By definition, generalizability can be achieved only in the absence of over-fitting (or “memorization” of the training data). Neural networks often fall victim to this problem through a combination of factors, including relatively small training datasets and/or over-parameterization. The relatively consistent expression of housekeeping genes across different tissues may lead to an inaccurate (often inflated) interpretation of the performance measurement in such a model, as evidenced by the relatively high R2 value (0.663 ± 0.040) between the promoter H3K27ac level of a random RMS test tumor and the most similar NBL training tumor (Additional file 1: Fig. S4a). Therefore, we focused on the set of genes that are differentially expressed (DE) in RMS and NBL PDX samples [51], for which an over-fitted or memorized model would perform poorly. Not surprisingly, the average correlative consistency between the NBL validation samples and the most similar NBL training sample dropped from 0.755 to 0.599 when the measurement was restricted to promoters encoding the DE genes (Additional file 1: Fig. S4b), whereas a sharp decline (from 0.663 to 0.259) was also observed for RMS test tumors (Additional file 1: Fig. S4b). Conversely, the six-PDX NBL-trained M2A model maintained high accuracy for promoters of DE genes in both the NBL validation set (R2 = 0.729 ± 0.071) and the RMS test set (R2 = 0.715 ± 0.044) (Additional file 1: Fig. S4b), further demonstrating the generalizability of M2A.

M2A is efficient and scalable. For a local implementation of M2A (source code, built models and a Docker image available at https://github.com/chenlab-sj/M2A), the training of the vanilla M2A model (with six NBL O-PDX tumors) takes approximately 16 min (using a Tesla P100-16GB GPU). The feature extraction and promoter activity prediction from WGBS data (as a genome-wide DNAm level file in a tab-delimited text format) can be executed on a personal computer (in this case, we used a MacBook Air with a 2.2-GHz Intel Core i7 and 8-GB 1600-MHz DDR3 RAM) and takes 15–19 min. Moreover, we have implemented a cloud version of M2A (https://platform.stjude.cloud/workflows/methylation-to-activity), available to the general research community.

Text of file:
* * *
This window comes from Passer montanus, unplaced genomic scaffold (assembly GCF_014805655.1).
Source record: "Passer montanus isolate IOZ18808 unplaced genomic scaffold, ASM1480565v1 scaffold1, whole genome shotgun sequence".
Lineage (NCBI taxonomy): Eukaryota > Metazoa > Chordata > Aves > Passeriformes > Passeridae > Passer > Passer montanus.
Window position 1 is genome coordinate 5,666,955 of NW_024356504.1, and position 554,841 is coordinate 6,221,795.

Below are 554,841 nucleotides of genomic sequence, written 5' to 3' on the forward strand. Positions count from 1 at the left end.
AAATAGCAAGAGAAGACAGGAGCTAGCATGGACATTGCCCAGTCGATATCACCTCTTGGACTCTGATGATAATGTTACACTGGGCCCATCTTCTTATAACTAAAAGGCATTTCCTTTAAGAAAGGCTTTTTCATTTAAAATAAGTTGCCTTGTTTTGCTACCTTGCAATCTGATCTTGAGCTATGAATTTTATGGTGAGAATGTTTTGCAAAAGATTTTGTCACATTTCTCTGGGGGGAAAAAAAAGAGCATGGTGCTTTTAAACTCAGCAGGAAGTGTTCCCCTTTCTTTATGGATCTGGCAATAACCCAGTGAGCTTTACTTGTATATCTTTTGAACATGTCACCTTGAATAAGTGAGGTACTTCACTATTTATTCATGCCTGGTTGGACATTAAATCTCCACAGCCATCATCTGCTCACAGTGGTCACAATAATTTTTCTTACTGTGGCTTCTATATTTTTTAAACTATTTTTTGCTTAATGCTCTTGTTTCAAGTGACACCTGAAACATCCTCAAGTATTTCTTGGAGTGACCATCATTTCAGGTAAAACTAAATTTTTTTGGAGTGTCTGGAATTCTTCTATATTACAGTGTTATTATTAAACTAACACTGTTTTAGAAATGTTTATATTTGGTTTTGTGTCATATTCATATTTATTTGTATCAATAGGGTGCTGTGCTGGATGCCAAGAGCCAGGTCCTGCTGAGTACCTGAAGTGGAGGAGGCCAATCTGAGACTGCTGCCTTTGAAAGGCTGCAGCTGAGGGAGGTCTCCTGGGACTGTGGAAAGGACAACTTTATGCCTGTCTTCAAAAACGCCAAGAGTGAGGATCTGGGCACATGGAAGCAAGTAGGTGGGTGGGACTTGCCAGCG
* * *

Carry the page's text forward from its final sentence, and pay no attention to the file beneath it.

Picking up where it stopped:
Transfer learning further improves the performance of M2A with minimal additional input in the target domain

Although we have demonstrated the generalizability of M2A in the RMS dataset, the fact that epigenetic genes are frequently mutated in pediatric tumors [7] raises the possibility that individual tumor types carry a type-specific interpretation of the DNAm patterns. When ChIP-seq measurement is available for sufficient samples, a type-specific model is desirable. However, although pediatric solid tumors as a group constitute a rare disease, they comprise many different tumor types, and it is rare to have sufficiently profiled samples available for many of them. In addressing this challenge, we hypothesize that a fixed feature-extraction strategy (transfer learning) can achieve the goal of deriving an efficient tumor type-specific model by using a small labeled dataset. A primary assumption here is that generalized features extracted based on a large dataset are similarly informative for apparently different tasks. The feature learning and selection characteristics of CNNs provide exceptional portability in various tasks with extremely small labeled datasets.

In M2A, the CNN layers capture generalized DNAm features and the FC layers learn the mapping function between the DNAm features and the promoter activities. Here we start with the pretrained vanilla M2A model, fix the feature-extraction layers (CNN layers), and use a single sample from the target tumor type to update the mapping function (the weights and biases of the FC layers). Because the consistency of M2A for H3K4me3 approached the inter-replicate consistency in both NBL and RMS datasets, we focused on H3K27ac inference for transfer learning. Upon performing transfer learning with a single sample in the RMS dataset, we observed significantly improved accuracy (R2 = 0.813 ± 0.038, P = 3.1 × 10− 5, Wilcoxon signed-rank test) (Fig. 3b, g, and h; Additional file 2: Table S5). Moreover, this model significantly outperformed a single RMS sample model with the identical model architecture, in which both the CNN layer and the FC layers were derived from the RMS training sample (P = 9.2 × 10− 5, Wilcoxon signed-rank test) (Additional file 1: Fig. S5; Additional file 2: Table S6) and marginally outperformed the observed similarities between different RMS tumors (P = 0.053, Wilcoxon rank-sum test). This analysis demonstrated the value of both the pretrained CNN layers for general feature extraction and a single profiled sample in the target domain. Consequently, we applied transfer learning to both the EWS and AML datasets. However, transfer was not feasible in the ENCODE dataset because those cell lines were derived from different tissues.